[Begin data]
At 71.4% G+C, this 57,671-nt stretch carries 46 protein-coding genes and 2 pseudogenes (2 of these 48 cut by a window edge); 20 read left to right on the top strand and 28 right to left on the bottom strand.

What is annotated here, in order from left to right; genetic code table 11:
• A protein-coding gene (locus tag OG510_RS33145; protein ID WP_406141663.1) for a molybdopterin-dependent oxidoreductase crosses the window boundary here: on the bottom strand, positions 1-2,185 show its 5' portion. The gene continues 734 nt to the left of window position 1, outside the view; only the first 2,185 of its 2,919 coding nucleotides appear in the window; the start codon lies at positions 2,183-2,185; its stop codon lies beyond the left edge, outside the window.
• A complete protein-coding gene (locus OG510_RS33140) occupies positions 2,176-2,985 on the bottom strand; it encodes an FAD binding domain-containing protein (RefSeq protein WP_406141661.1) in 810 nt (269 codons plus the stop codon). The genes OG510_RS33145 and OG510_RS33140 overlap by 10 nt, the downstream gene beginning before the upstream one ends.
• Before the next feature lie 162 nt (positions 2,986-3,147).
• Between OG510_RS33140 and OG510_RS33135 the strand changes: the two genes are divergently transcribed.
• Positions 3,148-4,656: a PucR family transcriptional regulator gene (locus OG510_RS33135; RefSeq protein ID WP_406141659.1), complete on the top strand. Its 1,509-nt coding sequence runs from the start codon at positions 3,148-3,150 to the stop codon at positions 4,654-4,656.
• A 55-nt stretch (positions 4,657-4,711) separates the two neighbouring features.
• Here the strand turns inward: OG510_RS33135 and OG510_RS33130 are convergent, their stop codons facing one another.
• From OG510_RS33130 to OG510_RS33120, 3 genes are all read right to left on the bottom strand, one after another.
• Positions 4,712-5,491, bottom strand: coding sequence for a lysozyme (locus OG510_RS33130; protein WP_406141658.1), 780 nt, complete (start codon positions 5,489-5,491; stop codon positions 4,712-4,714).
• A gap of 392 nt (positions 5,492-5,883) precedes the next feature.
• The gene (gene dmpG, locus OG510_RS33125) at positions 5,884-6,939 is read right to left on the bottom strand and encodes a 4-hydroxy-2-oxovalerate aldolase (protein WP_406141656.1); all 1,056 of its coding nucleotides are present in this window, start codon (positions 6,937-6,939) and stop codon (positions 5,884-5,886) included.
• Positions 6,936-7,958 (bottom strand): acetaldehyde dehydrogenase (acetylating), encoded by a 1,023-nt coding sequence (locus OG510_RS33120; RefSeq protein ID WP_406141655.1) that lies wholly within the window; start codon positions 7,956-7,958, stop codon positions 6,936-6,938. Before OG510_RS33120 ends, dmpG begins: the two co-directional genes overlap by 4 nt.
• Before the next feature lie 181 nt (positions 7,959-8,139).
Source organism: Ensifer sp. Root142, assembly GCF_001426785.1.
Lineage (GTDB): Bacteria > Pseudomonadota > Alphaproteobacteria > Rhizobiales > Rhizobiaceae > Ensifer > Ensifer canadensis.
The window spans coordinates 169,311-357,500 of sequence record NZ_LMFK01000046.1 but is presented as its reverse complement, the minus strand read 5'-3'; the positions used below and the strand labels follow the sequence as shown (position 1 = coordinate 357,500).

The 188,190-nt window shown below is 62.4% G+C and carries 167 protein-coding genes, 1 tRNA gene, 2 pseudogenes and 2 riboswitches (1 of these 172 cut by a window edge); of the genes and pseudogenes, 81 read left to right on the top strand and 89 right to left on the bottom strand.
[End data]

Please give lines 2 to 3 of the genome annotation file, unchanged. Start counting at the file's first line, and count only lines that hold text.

What is annotated here, in order from left to right; genetic code table 11:
• A protein-coding gene (locus tag OG510_RS33145; protein ID WP_406141663.1) for a molybdopterin-dependent oxidoreductase crosses the window boundary here: on the bottom strand, positions 1-2,185 show its 5' portion. The gene continues 734 nt to the left of window position 1, outside the view; only the first 2,185 of its 2,919 coding nucleotides appear in the window; the start codon lies at positions 2,183-2,185; its stop codon lies beyond the left edge, outside the window.